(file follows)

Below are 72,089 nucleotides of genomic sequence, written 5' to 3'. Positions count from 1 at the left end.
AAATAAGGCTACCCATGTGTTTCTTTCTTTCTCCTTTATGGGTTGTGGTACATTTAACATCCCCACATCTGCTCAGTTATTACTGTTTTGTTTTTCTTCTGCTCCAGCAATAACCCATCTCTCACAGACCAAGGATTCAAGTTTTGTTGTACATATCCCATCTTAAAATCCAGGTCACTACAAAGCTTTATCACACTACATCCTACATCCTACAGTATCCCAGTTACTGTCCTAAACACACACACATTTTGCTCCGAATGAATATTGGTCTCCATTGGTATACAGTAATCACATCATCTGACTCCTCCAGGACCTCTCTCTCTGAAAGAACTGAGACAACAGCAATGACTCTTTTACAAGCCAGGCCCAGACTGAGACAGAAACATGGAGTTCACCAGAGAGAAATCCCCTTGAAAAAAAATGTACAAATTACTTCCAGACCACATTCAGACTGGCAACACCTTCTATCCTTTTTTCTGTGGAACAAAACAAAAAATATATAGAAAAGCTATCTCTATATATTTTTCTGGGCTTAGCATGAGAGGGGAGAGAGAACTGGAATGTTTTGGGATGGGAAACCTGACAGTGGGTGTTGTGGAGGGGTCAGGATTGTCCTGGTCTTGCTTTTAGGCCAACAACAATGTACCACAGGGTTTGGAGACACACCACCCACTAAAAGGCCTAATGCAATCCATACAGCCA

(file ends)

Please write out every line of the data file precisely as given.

Below are 72,089 nucleotides of genomic sequence, written 5' to 3'. Positions count from 1 at the left end.
AAATAAGGCTACCCATGTGTTTCTTTCTTTCTCCTTTATGGGTTGTGGTACATTTAACATCCCCACATCTGCTCAGTTATTACTGTTTTGTTTTTCTTCTGCTCCAGCAATAACCCATCTCTCACAGACCAAGGATTCAAGTTTTGTTGTACATATCCCATCTTAAAATCCAGGTCACTACAAAGCTTTATCACACTACATCCTACATCCTACAGTATCCCAGTTACTGTCCTAAACACACACACATTTTGCTCCGAATGAATATTGGTCTCCATTGGTATACAGTAATCACATCATCTGACTCCTCCAGGACCTCTCTCTCTGAAAGAACTGAGACAACAGCAATGACTCTTTTACAAGCCAGGCCCAGACTGAGACAGAAACATGGAGTTCACCAGAGAGAAATCCCCTTGAAAAAAAATGTACAAATTACTTCCAGACCACATTCAGACTGGCAACACCTTCTATCCTTTTTTCTGTGGAACAAAACAAAAAATATATAGAAAAGCTATCTCTATATATTTTTCTGGGCTTAGCATGAGAGGGGAGAGAGAACTGGAATGTTTTGGGATGGGAAACCTGACAGTGGGTGTTGTGGAGGGGTCAGGATTGTCCTGGTCTTGCTTTTAGGCCAACAACAATGTACCACAGGGTTTGGAGACACACCACCCACTAAAAGGCCTAATGCAATCCATACAGCCA